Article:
Just before Thanksgiving, an expectant mom was rubbing her tummy enjoying the feeling of her unborn little girl’s butt pushing against her front. This joyful mom-to-be with a twinkle in her eye asked this counselor, “What if the Christmas wise men were women?”
I pleaded ignorance and she was quick to tell me, “They would have asked directions. They would have arrived on time, helped with the birth — and would have brought practical gifts.”
I chuckled and suggested that the practical gifts might be a carton of pampers, a baby rattle and a casserole. Much better, I thought, than frankincense, myrrh and gold, --or a check for that poor couple would be practical.
Another gift this expectant mom shared that would be nice would be a sleeper and some onesies. I was stumped. What’s are onesies? Expectant mothers know about onesies, but wise men are clueless. A onesie is a one piece outfit for a baby that snaps at the crotch.
Let me share that what this mother wanted most during her delivery was her husband at her side rubbing her arm. His touch of reassurance during the delivery was the most important gift that he could provide for his spouse. She wanted to be awake for the delivery and her female doctor was the kind of compassionate physician whom she had great faith and made her feel calm and comfortable.
The Christmas story has deeply rich meanings. It contains a profound theological message. It is this. Jesus was fully human. Some Christians blanch at the thought of Jesus in diapers, or Mary nursing her baby at her breast, or giving birth through her vagina. They would like to think that Jesus just popped out of the womb miraculously and never pooped in his swaddling clothes. That’s heresy, of course, Jesus was completely human — and so was his mother,
I like to focus on Mary’s story who has much to teach us. After all she was an unmarried pregnant teenager. There are many families who could relate to that. Then thirty-three years later the state executed her son as a criminal. Too many poor and minority women have experienced that inconsolable pain. Finally, tradition tells us she was a widow — another model for many.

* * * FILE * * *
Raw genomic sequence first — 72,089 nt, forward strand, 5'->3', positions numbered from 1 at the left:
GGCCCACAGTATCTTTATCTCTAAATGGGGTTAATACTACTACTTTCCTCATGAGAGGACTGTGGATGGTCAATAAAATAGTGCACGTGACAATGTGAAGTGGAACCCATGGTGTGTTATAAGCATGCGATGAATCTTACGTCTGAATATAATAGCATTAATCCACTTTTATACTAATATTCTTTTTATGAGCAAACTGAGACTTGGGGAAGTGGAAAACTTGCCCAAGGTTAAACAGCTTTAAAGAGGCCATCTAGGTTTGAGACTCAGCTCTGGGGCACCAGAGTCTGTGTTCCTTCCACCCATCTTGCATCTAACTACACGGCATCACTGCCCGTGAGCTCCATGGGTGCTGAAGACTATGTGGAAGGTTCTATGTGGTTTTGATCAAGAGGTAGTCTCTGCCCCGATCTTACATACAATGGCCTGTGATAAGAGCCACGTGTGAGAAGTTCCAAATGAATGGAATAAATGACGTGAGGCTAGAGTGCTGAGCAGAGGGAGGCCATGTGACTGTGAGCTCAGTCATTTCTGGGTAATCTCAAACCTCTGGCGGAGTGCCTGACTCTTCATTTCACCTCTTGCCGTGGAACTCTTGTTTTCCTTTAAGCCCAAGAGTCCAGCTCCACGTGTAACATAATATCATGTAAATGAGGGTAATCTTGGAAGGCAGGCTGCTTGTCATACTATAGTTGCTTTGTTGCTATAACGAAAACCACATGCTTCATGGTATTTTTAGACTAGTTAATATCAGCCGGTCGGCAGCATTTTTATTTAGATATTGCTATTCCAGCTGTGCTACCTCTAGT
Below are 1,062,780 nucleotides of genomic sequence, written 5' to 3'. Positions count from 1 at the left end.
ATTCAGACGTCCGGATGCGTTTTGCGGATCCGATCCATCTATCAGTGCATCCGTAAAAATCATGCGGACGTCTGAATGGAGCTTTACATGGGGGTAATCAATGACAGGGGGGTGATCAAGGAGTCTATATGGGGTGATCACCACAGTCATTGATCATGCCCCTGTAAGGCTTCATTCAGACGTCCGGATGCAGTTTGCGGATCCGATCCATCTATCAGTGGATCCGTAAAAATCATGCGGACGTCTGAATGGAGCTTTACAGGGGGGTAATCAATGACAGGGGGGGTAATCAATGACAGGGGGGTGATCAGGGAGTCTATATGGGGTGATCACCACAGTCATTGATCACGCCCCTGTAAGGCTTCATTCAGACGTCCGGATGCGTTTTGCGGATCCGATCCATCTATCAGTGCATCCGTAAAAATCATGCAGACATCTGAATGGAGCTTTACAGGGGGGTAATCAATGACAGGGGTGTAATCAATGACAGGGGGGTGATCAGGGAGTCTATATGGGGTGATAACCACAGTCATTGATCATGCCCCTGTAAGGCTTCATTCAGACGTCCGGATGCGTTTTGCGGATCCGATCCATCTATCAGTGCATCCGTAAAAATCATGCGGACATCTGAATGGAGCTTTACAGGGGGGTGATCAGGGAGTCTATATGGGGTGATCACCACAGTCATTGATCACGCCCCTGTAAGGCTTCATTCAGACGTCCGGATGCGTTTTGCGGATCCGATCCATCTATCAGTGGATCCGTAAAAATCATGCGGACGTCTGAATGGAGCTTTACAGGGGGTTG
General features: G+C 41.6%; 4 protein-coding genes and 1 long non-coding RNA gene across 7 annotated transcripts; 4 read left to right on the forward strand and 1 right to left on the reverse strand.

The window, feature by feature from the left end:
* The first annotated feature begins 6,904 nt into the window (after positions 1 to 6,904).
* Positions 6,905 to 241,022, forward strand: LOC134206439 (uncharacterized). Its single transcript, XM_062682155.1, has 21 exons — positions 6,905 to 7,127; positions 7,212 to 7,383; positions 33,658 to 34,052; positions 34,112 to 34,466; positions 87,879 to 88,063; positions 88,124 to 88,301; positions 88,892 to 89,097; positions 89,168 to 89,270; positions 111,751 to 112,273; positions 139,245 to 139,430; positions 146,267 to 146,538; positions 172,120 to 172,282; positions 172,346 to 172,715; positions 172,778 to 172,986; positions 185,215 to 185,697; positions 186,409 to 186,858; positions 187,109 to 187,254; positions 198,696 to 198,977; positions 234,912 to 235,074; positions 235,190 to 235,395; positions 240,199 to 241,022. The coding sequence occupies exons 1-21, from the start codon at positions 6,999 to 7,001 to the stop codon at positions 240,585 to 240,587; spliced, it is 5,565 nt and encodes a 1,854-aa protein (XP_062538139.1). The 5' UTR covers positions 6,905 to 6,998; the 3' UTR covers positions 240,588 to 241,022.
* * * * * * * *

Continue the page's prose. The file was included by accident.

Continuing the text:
This mother’s insights about the wise women also points to something extremely significant: more than two thousand years after Jesus’ birth many Christian churches still have not allowed women their rightful place at the altar. Just think of the tumult today in many churches about ordaining women or allowing them in pulpits. It’s a shame because women could help a pastor to be more efficient, compassionate and practical faith community.
It’s not only women, however, who can learn from Mary. We all can. She said, “yes” to uncertainty, to the unknown, knowing full well what her family and neighbors would think of a young girl pregnant and unmarried. And what would Joseph’s reaction be? The Jewish law at the time could have had her stoned to death.
At times we all wonder what others think of us and how they judge us. Most of us waste too much time and energy on that. What others think of us is none of our business. Too often it keeps us from saying, “yes” to what life and God is calling us to do – and nothing is impossible with God.
God watches over us as we pray: “May your mother and father rejoice, may she who gave you birth be joyful.” (Proverbs 23:25).
Lord, I pray for all my Sonshine Friends who are expecting a child soon. May this new mother-to-be join Mary in rejoicing over her newborn child and keep all our children healthy and safe from harm.